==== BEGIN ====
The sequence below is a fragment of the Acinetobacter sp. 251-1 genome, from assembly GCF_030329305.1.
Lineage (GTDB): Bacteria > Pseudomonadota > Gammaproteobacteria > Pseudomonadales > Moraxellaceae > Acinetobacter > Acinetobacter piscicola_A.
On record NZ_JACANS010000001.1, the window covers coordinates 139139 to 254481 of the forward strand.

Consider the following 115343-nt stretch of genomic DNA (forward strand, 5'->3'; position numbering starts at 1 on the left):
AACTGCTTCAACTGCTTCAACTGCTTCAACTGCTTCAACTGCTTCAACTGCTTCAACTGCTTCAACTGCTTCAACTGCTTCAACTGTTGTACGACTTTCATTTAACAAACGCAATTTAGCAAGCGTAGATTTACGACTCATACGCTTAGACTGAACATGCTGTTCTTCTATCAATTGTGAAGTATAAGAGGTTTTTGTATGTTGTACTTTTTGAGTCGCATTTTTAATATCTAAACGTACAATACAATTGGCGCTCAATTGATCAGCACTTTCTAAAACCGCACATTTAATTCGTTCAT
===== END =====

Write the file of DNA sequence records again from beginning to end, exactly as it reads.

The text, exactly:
The sequence below is a fragment of the Acinetobacter sp. 251-1 genome, from assembly GCF_030329305.1.
Lineage (GTDB): Bacteria > Pseudomonadota > Gammaproteobacteria > Pseudomonadales > Moraxellaceae > Acinetobacter > Acinetobacter piscicola_A.
On record NZ_JACANS010000001.1, the window covers coordinates 139139 to 254481 of the forward strand.

Consider the following 115343-nt stretch of genomic DNA (forward strand, 5'->3'; position numbering starts at 1 on the left):
AACTGCTTCAACTGCTTCAACTGCTTCAACTGCTTCAACTGCTTCAACTGCTTCAACTGCTTCAACTGCTTCAACTGCTTCAACTGTTGTACGACTTTCATTTAACAAACGCAATTTAGCAAGCGTAGATTTACGACTCATACGCTTAGACTGAACATGCTGTTCTTCTATCAATTGTGAAGTATAAGAGGTTTTTGTATGTTGTACTTTTTGAGTCGCATTTTTAATATCTAAACGTACAATACAATTGGCGCTCAATTGATCAGCACTTTCTAAAACCGCACATTTAATTCGTTCAT